Deciding which information is made available to whom and at what time is challenging and requires a lot of experience and tact. It is in the interest of the company to provide clear lines and guidelines for decisions, to avoid litigation or not to unnecessarily reduce the competitive advantage over competitors. On the one hand, cooperation across company boundaries is essential to maintain the company's innovative potential.
It takes an exchange with the environment in order not to miss the connection and ensure impulses for the further development of the company. The higher the number of network partners involved outside the company and the higher the networking density, the more likely it is to find innovative solutions. At the same time, the research and development areas are sealed off from the outside world. Access restrictions in the real and digital world regulate the confidentiality of knowledge worth protecting.
Startups vs. conventional companies
Restrictive rules for the use of video conferencing, Twitter, Whatsapp, Facebook etc. may seem old-fashioned, but against the background of the risks described, they are understandable and sensible. The strength of many large companies lies in their stable success and often decades of tradition, of which members of this organization are often proud. This tradition is seen as an identity-creating value. Protecting him is an expression of loyalty to the employer. If this strength is exaggerated, there is overregulation, which slows down work processes and in extreme cases freezes the company.
The situation is often quite different in younger companies, which are characterized by a high degree of flexibility and speed in making decisions. The collective term New Work encompasses companies whose working methods are characterized by regulating only the most basic elements and giving employees as much freedom as possible.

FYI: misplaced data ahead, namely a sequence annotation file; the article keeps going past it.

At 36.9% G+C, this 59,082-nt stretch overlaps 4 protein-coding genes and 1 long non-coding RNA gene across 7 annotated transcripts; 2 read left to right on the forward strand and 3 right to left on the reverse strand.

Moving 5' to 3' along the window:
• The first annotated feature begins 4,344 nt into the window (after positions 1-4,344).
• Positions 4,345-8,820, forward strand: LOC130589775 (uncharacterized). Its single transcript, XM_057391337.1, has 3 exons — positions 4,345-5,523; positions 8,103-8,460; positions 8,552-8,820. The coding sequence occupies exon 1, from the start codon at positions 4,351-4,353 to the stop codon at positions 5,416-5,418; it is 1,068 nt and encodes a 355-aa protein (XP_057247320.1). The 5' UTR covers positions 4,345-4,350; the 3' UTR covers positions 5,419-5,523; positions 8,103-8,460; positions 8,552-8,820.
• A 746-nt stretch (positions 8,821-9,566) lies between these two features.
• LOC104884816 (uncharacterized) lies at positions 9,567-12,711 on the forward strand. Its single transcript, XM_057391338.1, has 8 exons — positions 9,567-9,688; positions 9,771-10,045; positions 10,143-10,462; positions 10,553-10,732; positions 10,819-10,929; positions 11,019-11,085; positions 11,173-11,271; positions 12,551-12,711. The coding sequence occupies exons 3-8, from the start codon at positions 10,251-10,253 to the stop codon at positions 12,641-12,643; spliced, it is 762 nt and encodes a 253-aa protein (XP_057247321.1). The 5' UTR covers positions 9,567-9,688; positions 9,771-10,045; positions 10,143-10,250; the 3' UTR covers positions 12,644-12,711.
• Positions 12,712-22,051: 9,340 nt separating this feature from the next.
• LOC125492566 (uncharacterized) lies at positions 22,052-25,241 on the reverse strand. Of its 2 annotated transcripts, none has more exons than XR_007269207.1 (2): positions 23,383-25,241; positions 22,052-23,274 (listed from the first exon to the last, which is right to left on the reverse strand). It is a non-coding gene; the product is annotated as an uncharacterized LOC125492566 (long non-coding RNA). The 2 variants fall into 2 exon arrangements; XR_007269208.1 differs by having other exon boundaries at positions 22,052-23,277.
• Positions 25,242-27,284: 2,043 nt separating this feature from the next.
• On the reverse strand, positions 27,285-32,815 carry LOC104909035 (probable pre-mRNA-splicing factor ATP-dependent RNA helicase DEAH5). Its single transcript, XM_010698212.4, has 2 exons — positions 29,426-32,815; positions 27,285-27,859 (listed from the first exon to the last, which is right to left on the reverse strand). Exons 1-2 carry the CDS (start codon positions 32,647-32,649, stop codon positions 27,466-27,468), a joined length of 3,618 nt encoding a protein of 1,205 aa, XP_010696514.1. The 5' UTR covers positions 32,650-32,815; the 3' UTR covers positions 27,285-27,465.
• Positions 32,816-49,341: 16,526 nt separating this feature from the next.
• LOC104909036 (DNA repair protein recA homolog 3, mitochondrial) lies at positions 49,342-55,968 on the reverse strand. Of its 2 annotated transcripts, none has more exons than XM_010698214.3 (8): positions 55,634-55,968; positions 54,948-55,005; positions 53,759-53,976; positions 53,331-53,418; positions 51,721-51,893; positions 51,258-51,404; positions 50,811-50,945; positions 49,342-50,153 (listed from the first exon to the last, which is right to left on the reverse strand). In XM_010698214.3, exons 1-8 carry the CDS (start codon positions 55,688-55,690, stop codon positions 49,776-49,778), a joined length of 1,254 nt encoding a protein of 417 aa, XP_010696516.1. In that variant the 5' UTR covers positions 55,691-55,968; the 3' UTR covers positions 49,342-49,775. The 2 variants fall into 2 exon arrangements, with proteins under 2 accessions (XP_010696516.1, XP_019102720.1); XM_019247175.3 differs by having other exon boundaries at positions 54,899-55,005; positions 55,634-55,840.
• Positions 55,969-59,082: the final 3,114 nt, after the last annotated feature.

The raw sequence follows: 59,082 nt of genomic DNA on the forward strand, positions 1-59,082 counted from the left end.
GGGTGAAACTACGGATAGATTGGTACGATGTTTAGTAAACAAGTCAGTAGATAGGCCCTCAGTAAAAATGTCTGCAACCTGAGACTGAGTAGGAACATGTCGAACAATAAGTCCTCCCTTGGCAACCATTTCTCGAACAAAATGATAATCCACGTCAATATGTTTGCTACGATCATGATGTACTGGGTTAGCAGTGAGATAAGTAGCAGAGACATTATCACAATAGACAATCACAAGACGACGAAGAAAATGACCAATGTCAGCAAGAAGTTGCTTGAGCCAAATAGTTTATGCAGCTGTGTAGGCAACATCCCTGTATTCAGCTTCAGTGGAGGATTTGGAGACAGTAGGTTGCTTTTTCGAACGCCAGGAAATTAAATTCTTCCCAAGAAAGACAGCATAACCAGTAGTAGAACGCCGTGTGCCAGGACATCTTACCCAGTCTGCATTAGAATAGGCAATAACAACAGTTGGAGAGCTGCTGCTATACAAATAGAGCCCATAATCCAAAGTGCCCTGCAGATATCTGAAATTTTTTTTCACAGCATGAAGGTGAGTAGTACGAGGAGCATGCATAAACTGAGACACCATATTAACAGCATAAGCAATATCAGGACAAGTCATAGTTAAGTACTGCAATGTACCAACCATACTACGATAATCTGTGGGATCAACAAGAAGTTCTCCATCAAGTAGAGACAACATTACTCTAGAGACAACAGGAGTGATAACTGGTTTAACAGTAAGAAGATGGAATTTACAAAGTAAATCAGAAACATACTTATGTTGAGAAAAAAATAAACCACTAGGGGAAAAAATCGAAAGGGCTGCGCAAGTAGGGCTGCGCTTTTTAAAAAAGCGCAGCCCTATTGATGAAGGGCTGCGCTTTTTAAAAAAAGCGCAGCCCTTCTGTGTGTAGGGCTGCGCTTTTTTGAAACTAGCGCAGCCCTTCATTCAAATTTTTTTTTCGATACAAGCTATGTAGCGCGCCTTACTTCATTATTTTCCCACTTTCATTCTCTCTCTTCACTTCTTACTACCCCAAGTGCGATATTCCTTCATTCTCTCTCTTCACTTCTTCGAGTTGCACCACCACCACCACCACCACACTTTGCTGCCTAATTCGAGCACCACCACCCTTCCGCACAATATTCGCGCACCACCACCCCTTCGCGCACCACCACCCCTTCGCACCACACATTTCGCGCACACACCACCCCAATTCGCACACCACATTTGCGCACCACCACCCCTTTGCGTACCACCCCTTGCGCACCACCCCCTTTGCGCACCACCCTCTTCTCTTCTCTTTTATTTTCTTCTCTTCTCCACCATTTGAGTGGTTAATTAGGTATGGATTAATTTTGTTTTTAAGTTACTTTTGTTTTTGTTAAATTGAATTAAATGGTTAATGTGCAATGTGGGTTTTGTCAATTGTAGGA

How do the onboarding rules come about?
A set of rules is designed jointly and iteratively. Regular reflection loops identify redundant rules or those that have become dysfunctional. In retrospectives9, for example, suggestions are made to eliminate superfluous and dysfunctional rules or to replace them with functional rules. By consistently focusing on customer needs, an attempt is made to keep the overgrowth of the internal control system at bay.
These companies tend to be more risky than traditional ones. They have lower access thresholds and a higher degree of networking with the outside world. Few rules and requirements increase behavior options. More creativity is possible, and with it the complexity increases. To consciously accept this dynamic presupposes that you do not want to predict and control employee behavior. Companies with rules that grow iteratively rely on the power of self-organization. The complexity is high and cannot be managed with traditional management structures.
Share your own knowledge
In recent years, it has been common practice for top managers of traditional large companies to make a journey of discovery into Silicon Valley. The extent to which knowledge can be adapted after the trip and will have an impact on one's own culture is another matter.
Sharing your knowledge with others can become a corporate motto. Many unconventional companies see their organization as a social living system. This idea has noticeable and visible effects on the handling of information. Due to the expected positive interactions and the increase in awareness of the company, high permeability of the filters is lived and promoted by the company management. More and more unconventional companies open their doors and invite interested people to learn together with their employees.
The Düsseldorf-based company Sipgate, for example, regularly invites to its own premises to train interested non-members of the organization together with their employees. Meetups of other initiators can also be held in the evening at sipgate:
“At some point we noticed that we were mostly stewing in our own juice. Unfortunately, you don't learn that much. The pool of knowledge and new ideas was limited. […] We decided to change that and have been holding the Lean DUS evening event since 2014. Every month we invite well-known speakers […]. We book an in-house workshop [...] and a public lecture each evening, as part of the Lean DUS «.
The learning opportunities are enormous thanks to this exchange platform, which is jointly visited by internal and external parties. The work processes and special features of the corporate culture are also made transparent through regular tours. What used to be industrial espionage can become a new understanding of coevolution, as this example shows. If a company wants to learn from an unconventional company like sipgate, it is not uncommon for this company to be invited to sipgate's premises to learn with and from each other. Internationally, too, companies are looking for exchange among themselves.